Attorney-at-Law

NO SNOD, NO NOD, NO ADMINS

In Uncategorized on 12/09/2019 at 16:08

It’s Crystal Clear

Mark C. Klopfenstein, 2019 T. C. Memo. 156, filed 12/9/19, and his trusty attorneys got Appeals to drop $1.6 million in asserted Section 6707 preparer chops down to $169K, and stiped out for that. Examination claimed Mark was a “material advisor” who failed to dish about a bunch of Section 6111 reportables.

My ultra-sophisticated readers have already shouted “What SNOD? Section 6707s are assessables, they don’t need no SNOD!”

And Appeals never determined anything, whether for or against Mark: they just folded on all but the $169K, and Mark agreed to that. But Mark and trusty attorneys want Section 7430 admins (no legals because no litigation).

Judge Albert G (“Scholar Al”) Lauber gives IRS summary J.

“Congress intended section 7430(c)(7) to ‘protect the Commissioner from claims by taxpayers that positions taken by, for example, the Examination or Collections Division personnel, before issuance of a notice of deficiency or of the decision of Appeals, are not substantially justified.’ The statute accordingly ‘immuniz[es] the Government against claims for costs until the IRS’s position has crystallized in an Appeals Office decision or notice of deficiency.’ Because the Appeals Office in this case did not take a position that was ‘crystallized’ into either of those documents, petitioner cannot be considered ‘the prevailing party’ under section 7430(a).  See Friends of the Benedictines in the Holy Land, Inc. v. Commissioner, 150 T.C. 107, 114 (2018) (“When the Government fails to take a position at all, * * * a taxpayer cannot be the prevailing party.’). 2019 T. C. Memo. 156, at pp. 9-10 (Citations and footnote omitted).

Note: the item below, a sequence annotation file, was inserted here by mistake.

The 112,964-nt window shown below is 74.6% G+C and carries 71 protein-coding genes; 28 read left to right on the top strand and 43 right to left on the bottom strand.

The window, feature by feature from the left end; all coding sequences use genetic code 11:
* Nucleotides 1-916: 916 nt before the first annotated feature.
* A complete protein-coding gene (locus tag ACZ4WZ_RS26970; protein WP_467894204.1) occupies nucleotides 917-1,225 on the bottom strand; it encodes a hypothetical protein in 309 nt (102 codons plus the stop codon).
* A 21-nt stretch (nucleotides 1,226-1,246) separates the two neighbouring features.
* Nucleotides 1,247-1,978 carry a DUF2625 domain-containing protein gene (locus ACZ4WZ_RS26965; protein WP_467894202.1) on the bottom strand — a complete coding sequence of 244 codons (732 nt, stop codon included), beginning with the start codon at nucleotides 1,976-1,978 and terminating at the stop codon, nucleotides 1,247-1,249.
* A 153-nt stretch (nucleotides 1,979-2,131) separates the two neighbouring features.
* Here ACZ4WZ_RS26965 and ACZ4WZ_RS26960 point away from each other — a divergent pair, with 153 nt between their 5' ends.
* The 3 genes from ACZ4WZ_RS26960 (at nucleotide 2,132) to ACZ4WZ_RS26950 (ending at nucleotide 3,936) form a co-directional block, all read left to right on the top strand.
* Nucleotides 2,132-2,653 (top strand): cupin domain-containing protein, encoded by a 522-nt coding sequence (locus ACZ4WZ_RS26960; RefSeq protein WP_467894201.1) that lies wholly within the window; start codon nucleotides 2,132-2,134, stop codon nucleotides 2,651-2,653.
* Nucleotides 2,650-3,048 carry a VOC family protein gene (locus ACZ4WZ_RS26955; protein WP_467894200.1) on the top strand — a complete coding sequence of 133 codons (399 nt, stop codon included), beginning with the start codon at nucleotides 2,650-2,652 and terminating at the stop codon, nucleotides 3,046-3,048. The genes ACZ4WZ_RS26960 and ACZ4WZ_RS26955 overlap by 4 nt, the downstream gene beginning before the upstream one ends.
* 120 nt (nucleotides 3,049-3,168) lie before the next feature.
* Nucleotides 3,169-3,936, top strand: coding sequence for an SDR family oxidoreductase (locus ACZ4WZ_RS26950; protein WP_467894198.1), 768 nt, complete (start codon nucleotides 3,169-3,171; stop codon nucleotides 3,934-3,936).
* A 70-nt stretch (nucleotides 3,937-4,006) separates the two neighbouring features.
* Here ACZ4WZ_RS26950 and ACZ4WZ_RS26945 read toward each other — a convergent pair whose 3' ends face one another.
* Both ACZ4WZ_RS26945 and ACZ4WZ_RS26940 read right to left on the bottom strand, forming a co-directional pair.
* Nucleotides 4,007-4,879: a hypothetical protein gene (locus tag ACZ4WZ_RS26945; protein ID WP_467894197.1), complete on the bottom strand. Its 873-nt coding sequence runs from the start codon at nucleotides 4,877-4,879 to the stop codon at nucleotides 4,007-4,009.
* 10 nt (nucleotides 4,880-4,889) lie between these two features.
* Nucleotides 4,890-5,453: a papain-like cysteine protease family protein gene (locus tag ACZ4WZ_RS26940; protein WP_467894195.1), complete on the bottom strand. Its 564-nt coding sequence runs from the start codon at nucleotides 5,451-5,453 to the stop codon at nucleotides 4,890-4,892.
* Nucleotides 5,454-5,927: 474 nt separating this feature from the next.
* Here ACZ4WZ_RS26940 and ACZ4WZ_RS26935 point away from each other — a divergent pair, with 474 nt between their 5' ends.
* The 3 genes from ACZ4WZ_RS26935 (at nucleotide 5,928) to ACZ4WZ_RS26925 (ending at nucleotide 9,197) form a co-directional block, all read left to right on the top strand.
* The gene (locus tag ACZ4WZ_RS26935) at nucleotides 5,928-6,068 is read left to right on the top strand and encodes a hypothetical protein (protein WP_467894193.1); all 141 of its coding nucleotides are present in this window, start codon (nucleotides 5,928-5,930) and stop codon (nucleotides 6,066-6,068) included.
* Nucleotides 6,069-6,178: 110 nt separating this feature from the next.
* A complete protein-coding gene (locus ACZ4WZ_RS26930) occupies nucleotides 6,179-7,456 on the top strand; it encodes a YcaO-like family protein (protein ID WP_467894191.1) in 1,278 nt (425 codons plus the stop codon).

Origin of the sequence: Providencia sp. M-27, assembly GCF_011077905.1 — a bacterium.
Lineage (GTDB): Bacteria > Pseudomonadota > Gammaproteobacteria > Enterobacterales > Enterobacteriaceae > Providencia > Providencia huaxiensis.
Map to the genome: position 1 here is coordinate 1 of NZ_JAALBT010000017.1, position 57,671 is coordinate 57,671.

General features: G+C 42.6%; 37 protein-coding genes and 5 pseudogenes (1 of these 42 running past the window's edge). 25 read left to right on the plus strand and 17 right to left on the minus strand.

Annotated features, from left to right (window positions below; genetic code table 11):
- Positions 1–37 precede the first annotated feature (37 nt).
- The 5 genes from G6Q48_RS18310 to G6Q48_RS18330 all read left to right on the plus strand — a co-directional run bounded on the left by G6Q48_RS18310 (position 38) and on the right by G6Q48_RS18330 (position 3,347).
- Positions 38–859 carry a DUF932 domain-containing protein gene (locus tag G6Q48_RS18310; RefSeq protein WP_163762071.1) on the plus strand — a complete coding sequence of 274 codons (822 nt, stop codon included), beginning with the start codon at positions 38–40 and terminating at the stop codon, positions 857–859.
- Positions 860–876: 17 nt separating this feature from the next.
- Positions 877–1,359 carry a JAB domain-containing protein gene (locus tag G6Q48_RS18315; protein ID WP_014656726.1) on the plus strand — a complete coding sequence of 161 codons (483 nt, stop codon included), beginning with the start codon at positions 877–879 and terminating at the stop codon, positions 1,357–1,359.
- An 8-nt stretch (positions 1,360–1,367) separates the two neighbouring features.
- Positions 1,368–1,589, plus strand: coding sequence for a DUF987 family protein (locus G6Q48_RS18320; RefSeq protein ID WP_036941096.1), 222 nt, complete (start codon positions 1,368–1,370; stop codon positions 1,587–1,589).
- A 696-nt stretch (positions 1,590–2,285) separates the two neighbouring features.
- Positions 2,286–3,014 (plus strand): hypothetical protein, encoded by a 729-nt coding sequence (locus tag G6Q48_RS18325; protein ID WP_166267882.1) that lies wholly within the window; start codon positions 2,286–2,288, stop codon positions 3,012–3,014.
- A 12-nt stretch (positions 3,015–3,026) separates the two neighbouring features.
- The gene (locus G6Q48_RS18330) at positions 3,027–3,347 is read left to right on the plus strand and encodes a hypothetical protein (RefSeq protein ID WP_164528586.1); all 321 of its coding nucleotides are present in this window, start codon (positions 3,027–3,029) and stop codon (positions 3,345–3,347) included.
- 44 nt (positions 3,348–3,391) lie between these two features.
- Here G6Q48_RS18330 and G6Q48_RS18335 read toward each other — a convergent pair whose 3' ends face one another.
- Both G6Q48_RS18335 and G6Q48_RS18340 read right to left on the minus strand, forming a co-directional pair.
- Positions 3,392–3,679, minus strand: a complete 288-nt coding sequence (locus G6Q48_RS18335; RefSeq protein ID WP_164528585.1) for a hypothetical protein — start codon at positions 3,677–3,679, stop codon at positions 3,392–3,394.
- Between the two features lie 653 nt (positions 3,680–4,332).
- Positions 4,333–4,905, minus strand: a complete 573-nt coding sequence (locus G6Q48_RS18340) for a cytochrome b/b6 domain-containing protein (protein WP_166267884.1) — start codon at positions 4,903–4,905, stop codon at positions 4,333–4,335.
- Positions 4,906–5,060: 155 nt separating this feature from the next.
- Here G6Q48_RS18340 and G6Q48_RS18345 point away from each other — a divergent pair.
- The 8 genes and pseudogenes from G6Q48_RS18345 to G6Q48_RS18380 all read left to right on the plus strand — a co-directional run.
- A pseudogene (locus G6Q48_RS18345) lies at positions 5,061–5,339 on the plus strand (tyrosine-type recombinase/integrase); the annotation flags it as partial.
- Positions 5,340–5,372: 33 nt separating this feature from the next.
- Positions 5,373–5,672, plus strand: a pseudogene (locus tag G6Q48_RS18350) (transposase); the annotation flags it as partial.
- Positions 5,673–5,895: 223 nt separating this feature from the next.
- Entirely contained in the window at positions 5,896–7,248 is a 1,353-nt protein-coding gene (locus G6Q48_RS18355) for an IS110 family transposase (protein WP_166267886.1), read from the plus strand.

For the story of the friendless Benedictines, see my blogpost “Friendless in the Holy Land,” 2/21/18.

The only thing Appeals ever put in writing was the settlement stip, so if that was the triggering determination for IRS’ position, then IRS had to be justified, because Mark signed off on it.

So once again, Examination and Collection have free-fire to herk-and-jerk, make heavy-duty demands, bludgeon and bullyrag, until the frustrated civilian calls them (at substantial expense), and then Appeals (supposedly independent) does a folderoo, and IRS walks.

As Judge Wells observed in Benedictines, supra, there’s a gap in the statute, but it is not up to Tax Court to fill it.

Yo Congress, it’s yours.

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